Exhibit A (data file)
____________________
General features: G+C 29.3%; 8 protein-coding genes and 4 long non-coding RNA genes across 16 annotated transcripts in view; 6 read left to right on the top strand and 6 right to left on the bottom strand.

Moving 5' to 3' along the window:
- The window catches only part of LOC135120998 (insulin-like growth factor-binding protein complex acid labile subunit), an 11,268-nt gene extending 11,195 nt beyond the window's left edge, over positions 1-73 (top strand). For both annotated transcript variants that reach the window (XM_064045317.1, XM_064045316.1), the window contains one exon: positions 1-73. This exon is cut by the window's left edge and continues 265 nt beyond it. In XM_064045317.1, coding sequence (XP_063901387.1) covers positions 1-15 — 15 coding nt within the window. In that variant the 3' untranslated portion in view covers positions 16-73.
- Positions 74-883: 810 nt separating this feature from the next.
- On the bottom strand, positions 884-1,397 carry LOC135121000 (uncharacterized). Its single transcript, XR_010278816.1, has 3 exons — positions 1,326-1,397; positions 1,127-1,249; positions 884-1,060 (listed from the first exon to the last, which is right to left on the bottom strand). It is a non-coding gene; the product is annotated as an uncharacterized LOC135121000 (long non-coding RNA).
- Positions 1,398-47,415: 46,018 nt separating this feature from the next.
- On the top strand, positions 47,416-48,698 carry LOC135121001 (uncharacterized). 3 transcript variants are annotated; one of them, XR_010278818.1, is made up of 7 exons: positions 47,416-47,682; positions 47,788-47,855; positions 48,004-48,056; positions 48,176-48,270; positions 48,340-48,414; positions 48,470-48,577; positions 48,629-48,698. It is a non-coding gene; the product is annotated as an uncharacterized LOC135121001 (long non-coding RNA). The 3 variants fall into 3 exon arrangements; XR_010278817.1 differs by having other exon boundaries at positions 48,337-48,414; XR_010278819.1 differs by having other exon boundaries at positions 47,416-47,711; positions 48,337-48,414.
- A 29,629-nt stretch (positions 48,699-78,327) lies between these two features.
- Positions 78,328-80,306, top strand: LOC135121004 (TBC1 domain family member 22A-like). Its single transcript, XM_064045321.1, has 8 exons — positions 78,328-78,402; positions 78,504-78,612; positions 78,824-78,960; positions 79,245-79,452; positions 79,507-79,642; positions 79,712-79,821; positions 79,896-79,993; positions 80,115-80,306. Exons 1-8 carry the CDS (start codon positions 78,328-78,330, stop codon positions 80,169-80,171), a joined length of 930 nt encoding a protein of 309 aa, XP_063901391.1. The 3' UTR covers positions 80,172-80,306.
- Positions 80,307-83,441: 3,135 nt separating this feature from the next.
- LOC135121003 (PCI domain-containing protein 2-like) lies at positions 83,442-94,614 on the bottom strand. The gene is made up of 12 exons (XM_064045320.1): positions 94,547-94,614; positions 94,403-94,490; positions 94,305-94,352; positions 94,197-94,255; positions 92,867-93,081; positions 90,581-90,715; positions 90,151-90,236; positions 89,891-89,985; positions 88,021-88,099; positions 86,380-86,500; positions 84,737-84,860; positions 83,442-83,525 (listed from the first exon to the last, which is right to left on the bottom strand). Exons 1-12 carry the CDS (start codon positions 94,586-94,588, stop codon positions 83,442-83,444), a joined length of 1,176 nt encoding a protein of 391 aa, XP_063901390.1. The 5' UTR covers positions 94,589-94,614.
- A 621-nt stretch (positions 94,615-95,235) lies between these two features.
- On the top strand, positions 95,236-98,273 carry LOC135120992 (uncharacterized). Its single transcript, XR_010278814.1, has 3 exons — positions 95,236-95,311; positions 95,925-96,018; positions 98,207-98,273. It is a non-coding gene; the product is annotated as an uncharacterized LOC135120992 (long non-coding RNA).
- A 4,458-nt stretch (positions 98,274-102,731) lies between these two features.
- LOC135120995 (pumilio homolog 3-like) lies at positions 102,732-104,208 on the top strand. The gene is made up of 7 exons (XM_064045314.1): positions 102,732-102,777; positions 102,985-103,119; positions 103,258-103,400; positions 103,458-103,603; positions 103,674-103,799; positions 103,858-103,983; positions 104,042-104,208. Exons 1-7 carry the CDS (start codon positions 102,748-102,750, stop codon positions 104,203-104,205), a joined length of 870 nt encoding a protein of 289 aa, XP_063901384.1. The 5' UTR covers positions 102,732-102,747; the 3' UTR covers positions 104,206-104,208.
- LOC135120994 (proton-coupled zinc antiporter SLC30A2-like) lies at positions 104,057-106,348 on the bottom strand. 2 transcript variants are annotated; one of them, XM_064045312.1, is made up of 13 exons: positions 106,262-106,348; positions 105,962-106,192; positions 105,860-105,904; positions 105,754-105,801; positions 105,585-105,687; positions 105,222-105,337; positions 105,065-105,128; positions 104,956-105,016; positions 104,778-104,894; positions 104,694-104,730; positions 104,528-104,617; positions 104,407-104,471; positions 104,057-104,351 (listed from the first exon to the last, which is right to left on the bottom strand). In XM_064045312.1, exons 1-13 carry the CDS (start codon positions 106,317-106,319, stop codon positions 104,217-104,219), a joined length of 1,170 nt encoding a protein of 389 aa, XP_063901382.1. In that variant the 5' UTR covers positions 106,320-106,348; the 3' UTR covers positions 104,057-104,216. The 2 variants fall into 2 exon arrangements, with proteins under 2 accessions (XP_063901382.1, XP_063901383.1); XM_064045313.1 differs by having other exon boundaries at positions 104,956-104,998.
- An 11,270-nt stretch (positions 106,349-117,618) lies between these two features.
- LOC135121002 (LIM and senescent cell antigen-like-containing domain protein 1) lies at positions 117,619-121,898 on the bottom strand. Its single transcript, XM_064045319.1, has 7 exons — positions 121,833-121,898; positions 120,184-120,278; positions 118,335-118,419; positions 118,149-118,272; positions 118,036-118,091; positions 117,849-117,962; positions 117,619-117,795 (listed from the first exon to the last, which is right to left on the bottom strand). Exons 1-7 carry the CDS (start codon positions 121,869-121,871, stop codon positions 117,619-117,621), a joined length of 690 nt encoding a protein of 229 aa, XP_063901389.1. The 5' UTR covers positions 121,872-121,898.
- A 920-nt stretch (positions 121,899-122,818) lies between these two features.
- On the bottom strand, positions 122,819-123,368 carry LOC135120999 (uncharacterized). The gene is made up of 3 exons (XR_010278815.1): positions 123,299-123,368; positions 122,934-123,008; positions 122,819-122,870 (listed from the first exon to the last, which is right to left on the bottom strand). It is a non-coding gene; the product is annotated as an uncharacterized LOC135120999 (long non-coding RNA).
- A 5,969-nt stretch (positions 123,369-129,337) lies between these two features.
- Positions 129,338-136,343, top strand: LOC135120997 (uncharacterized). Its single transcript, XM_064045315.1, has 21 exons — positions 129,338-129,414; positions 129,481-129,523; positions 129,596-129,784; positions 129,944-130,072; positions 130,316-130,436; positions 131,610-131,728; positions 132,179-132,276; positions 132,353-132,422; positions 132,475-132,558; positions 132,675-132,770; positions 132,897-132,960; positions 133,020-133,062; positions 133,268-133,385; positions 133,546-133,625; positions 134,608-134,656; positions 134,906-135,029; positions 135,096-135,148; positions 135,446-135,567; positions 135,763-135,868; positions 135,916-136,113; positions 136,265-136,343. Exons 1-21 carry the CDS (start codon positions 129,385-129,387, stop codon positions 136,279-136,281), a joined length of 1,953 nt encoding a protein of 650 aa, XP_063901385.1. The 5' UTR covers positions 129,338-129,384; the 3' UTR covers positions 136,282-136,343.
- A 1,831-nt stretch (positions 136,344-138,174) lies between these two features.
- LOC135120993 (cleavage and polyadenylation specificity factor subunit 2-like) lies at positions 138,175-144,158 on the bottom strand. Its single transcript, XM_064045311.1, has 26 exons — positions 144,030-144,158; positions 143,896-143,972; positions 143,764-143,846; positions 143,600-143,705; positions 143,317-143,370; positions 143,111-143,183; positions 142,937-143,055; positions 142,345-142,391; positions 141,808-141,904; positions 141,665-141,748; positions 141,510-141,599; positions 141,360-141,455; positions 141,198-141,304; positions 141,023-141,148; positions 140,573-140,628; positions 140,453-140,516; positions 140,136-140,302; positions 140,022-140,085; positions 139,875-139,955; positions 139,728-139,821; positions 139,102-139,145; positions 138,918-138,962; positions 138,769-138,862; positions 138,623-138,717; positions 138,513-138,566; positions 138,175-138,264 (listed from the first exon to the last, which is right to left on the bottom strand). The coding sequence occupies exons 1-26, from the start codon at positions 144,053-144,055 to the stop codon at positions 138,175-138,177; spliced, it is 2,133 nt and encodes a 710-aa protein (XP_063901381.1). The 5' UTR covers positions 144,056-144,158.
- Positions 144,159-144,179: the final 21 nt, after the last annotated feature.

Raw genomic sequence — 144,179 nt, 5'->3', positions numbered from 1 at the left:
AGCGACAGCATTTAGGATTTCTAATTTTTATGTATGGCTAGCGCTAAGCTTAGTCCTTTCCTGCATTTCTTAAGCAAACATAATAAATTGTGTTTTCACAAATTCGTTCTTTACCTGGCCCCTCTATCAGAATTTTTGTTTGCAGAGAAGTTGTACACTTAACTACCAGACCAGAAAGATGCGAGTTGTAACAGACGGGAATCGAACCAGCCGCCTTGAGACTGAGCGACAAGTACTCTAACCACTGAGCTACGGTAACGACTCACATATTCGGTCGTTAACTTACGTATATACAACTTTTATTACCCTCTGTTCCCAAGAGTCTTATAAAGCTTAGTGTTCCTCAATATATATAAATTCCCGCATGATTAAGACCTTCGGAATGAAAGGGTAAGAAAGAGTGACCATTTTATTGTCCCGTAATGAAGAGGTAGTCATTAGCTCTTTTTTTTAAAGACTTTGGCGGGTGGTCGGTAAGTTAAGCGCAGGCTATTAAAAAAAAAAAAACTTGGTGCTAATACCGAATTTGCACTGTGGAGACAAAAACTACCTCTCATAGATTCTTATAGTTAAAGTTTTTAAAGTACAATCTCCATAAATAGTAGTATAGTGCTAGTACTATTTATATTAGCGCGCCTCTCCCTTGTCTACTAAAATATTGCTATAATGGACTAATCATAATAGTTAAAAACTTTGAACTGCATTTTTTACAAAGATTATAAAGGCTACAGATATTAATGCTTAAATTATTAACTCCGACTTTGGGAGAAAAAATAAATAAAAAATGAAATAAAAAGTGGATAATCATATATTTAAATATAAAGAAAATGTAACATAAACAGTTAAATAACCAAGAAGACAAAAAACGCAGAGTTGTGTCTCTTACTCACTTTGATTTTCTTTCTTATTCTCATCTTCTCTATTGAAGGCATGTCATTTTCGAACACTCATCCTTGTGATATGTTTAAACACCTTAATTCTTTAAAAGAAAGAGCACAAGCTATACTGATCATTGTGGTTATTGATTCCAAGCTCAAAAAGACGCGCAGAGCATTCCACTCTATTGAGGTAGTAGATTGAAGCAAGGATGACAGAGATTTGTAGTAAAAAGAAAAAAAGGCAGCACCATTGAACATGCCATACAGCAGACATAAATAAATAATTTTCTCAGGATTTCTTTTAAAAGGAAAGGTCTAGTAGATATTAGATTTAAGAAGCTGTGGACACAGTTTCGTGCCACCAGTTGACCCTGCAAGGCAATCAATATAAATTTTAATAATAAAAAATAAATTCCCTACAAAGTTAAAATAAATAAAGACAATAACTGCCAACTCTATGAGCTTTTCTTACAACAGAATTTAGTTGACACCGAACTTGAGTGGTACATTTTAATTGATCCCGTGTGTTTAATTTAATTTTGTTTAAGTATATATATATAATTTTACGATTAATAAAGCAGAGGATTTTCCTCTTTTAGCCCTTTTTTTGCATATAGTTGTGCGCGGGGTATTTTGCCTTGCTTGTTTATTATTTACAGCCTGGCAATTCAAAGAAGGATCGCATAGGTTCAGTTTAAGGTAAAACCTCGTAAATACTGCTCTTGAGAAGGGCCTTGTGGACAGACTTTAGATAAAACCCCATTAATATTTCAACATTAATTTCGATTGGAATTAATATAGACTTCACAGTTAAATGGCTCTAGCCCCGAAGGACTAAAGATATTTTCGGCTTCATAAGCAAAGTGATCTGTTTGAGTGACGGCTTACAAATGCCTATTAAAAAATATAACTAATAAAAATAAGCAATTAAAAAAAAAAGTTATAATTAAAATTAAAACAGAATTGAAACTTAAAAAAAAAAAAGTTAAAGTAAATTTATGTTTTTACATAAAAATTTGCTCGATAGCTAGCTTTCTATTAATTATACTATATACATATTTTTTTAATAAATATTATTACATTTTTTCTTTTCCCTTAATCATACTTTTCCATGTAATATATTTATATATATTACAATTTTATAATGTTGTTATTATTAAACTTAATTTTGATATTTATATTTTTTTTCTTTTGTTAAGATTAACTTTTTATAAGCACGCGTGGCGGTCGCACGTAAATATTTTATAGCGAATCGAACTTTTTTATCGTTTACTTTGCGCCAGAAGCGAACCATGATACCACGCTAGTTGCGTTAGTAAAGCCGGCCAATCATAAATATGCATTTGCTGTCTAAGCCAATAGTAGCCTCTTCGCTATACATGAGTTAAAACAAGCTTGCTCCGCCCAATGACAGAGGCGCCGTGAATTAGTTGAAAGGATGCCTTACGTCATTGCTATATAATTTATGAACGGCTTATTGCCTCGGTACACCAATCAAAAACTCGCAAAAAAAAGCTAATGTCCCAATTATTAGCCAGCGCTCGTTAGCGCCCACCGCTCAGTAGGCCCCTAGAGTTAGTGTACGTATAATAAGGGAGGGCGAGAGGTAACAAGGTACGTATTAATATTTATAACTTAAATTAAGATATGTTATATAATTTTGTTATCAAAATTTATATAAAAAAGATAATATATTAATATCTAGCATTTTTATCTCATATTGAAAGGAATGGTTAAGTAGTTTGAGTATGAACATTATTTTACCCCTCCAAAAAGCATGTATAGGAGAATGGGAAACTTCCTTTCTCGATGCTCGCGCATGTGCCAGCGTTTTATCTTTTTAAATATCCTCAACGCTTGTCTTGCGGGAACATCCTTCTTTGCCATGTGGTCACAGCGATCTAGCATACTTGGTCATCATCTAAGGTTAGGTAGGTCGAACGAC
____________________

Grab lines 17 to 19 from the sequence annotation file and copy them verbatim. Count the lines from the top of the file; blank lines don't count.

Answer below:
- An 11,270-nt stretch (positions 106,349-117,618) lies between these two features.
- LOC135121002 (LIM and senescent cell antigen-like-containing domain protein 1) lies at positions 117,619-121,898 on the bottom strand. Its single transcript, XM_064045319.1, has 7 exons — positions 121,833-121,898; positions 120,184-120,278; positions 118,335-118,419; positions 118,149-118,272; positions 118,036-118,091; positions 117,849-117,962; positions 117,619-117,795 (listed from the first exon to the last, which is right to left on the bottom strand). Exons 1-7 carry the CDS (start codon positions 121,869-121,871, stop codon positions 117,619-117,621), a joined length of 690 nt encoding a protein of 229 aa, XP_063901389.1. The 5' UTR covers positions 121,872-121,898.
- A 920-nt stretch (positions 121,899-122,818) lies between these two features.